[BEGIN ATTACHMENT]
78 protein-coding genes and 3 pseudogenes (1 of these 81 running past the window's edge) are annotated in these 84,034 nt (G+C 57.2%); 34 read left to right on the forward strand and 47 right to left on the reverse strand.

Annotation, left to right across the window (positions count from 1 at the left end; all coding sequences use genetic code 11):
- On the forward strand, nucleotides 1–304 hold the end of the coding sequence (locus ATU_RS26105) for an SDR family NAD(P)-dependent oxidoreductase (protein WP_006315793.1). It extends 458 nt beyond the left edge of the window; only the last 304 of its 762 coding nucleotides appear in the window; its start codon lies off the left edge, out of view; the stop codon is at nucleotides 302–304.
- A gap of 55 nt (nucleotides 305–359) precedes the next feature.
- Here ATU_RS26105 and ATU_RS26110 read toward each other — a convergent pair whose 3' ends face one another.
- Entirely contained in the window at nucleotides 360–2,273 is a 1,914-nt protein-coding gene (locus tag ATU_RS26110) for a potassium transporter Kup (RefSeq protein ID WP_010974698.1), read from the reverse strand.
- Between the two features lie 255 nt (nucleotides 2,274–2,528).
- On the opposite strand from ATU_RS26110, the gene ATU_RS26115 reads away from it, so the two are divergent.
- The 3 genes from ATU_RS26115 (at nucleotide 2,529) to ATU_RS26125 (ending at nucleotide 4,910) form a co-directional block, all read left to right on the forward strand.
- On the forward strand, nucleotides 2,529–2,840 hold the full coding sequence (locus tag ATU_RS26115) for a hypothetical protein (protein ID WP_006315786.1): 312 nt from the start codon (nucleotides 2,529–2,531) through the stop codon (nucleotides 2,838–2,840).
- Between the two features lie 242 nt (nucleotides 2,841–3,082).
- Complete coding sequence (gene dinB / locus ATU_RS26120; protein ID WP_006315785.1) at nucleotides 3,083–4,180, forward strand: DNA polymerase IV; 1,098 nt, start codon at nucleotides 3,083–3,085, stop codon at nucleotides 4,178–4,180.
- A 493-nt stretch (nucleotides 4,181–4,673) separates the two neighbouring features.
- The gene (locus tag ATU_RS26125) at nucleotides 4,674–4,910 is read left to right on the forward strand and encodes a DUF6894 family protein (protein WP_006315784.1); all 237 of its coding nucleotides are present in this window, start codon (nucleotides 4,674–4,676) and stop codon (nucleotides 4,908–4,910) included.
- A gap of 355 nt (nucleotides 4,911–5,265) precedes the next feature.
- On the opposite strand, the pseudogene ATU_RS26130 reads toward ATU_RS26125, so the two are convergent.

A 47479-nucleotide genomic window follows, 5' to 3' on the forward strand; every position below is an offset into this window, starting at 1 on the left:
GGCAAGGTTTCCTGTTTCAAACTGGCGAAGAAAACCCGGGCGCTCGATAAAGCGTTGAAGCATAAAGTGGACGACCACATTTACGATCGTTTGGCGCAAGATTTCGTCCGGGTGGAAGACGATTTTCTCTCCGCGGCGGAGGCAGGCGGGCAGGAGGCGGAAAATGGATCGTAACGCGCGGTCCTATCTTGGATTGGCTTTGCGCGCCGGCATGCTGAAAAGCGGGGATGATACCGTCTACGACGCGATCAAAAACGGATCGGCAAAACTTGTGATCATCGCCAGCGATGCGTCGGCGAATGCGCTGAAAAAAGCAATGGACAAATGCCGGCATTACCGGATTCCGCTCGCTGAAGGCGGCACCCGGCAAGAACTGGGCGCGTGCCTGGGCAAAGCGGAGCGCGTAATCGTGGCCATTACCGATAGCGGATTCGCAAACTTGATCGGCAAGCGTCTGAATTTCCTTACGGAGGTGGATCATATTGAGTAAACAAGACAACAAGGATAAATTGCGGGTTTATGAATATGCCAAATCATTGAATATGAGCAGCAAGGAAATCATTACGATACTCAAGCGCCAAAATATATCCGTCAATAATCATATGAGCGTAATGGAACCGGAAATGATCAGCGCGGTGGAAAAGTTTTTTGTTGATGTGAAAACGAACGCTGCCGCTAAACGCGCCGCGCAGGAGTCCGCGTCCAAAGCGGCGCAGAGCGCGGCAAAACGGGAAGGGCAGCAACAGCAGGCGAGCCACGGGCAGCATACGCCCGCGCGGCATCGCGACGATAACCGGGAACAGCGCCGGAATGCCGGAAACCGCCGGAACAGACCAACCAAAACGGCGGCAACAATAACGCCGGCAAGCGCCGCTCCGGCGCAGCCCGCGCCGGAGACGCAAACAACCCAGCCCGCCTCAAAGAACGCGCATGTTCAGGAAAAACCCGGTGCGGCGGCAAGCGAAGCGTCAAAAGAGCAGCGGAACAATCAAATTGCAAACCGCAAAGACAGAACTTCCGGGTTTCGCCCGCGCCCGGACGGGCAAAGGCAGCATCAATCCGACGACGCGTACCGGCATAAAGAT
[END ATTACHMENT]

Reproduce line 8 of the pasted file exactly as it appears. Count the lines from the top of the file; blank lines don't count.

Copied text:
- On the opposite strand from ATU_RS26110, the gene ATU_RS26115 reads away from it, so the two are divergent.